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Forests may grow more slowly than expected as CO2 levels rise

Rising CO2 levels will spur the growth of forests, which store carbon, but an experiment suggests this effect could be restricted by the availability of phosphorus in the soil

By James Dinneen

5 June 2024

Plant growth in many forests may be limited by the availability of phosphorus in the soil

Teo Tarras/Shutterstock

Soil microbes can outcompete plants for vital nutrients, which could limit the amount of carbon dioxide forests are able to remove from the atmosphere.

Higher levels of CO2 generally increase plant growth by stimulating photosynthesis, but this CO2 fertilisation effect boosts growth only up to a point. Eventually, growth is limited by available nutrients in the soil. In between a third and half of all ecosystems, the , says at Western Sydney University in Australia.

However, researchers remain . One key unknown is how the amount of available phosphorus might change as plants and soil microorganisms respond to rising levels of CO2.

Crous and her colleagues collected six years of data on changing phosphorus levels in a mature forest in New South Wales, Australia, as part of a long-standing experiment called the Eucalyptus Free Air CO2 Enrichment. Plots there are exposed to artificially increased levels of CO2 using long pipes hanging around the trees.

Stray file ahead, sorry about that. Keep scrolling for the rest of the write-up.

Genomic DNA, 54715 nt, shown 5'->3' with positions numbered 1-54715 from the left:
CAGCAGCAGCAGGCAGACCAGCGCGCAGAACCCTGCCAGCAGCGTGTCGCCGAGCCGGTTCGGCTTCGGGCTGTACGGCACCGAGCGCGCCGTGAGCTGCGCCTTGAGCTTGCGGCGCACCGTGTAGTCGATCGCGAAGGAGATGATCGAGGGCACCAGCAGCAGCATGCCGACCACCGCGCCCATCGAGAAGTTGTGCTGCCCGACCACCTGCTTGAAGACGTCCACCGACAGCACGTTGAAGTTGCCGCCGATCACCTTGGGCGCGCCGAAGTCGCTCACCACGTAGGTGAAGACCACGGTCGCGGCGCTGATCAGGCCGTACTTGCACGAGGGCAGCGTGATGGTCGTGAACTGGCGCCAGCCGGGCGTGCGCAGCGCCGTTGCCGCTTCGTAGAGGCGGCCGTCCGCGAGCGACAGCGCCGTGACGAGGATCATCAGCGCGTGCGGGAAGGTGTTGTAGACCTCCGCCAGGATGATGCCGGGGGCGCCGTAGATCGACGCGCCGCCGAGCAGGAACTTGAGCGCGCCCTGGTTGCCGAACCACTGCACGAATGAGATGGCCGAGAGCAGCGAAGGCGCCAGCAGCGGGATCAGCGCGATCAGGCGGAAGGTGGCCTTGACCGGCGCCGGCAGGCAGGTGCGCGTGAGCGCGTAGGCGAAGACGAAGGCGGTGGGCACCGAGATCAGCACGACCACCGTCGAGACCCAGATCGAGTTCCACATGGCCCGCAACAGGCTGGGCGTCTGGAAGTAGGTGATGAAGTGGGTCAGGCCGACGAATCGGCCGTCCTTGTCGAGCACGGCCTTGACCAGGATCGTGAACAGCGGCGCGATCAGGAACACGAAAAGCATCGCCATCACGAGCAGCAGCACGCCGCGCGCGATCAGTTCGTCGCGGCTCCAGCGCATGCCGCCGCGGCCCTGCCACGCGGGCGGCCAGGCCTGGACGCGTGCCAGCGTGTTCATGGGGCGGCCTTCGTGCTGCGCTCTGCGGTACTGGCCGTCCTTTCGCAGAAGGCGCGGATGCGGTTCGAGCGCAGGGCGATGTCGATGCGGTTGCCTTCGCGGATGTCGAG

The team found that the amount of available phosphorus didn’t increase with added CO2, despite the plants releasing more carbon into the soil through their roots. Some had thought this would spur soil microbes to recycle more phosphorus from dead and decaying matter, says at the University of Michigan, a member of the team.

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The researchers attribute this to the microbes outcompeting the plants for any available phosphorus: the microbes contained more than triple the amount of phosphorus held within the plants.

If this microbe-driven phosphorus limit is widespread, forests might respond less than expected to CO2 fertilisation, says Crous. “Most models do not take the effects of low phosphorus into account and therefore overestimate ecosystem productivity.” Nutrients may need to be added to some ecosystems to allow them to reach their full carbon storage potential, she says.

However, it is an open question how much these results apply to forests elsewhere, says at the Massachusetts Institute of Technology.

And nutrients are just part of the picture. Increased drought, heat and fires associated with climate change are changing carbon storage in forests more than their direct response to CO2, says Terrer.

Journal reference:

Nature

Topics:

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